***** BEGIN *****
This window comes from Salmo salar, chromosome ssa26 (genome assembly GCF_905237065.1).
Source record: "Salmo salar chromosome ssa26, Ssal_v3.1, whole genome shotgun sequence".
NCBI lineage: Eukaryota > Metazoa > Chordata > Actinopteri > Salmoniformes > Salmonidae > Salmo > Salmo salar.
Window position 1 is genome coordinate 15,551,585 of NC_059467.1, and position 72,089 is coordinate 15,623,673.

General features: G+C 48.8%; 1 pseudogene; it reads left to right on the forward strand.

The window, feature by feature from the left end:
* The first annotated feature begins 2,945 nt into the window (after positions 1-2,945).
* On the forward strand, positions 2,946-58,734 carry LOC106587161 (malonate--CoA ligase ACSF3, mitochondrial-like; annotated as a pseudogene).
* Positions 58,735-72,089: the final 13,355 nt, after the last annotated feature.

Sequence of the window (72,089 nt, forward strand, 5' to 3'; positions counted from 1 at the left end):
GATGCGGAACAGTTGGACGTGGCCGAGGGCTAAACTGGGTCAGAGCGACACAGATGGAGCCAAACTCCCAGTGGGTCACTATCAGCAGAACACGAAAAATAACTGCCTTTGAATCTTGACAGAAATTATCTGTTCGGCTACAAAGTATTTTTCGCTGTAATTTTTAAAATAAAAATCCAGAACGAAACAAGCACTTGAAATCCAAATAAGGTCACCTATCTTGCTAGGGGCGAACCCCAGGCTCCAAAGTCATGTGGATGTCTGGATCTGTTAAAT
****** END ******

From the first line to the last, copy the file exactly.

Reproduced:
This window comes from Salmo salar, chromosome ssa26 (genome assembly GCF_905237065.1).
Source record: "Salmo salar chromosome ssa26, Ssal_v3.1, whole genome shotgun sequence".
NCBI lineage: Eukaryota > Metazoa > Chordata > Actinopteri > Salmoniformes > Salmonidae > Salmo > Salmo salar.
Window position 1 is genome coordinate 15,551,585 of NC_059467.1, and position 72,089 is coordinate 15,623,673.

General features: G+C 48.8%; 1 pseudogene; it reads left to right on the forward strand.

The window, feature by feature from the left end:
* The first annotated feature begins 2,945 nt into the window (after positions 1-2,945).
* On the forward strand, positions 2,946-58,734 carry LOC106587161 (malonate--CoA ligase ACSF3, mitochondrial-like; annotated as a pseudogene).
* Positions 58,735-72,089: the final 13,355 nt, after the last annotated feature.

Sequence of the window (72,089 nt, forward strand, 5' to 3'; positions counted from 1 at the left end):
GATGCGGAACAGTTGGACGTGGCCGAGGGCTAAACTGGGTCAGAGCGACACAGATGGAGCCAAACTCCCAGTGGGTCACTATCAGCAGAACACGAAAAATAACTGCCTTTGAATCTTGACAGAAATTATCTGTTCGGCTACAAAGTATTTTTCGCTGTAATTTTTAAAATAAAAATCCAGAACGAAACAAGCACTTGAAATCCAAATAAGGTCACCTATCTTGCTAGGGGCGAACCCCAGGCTCCAAAGTCATGTGGATGTCTGGATCTGTTAAAT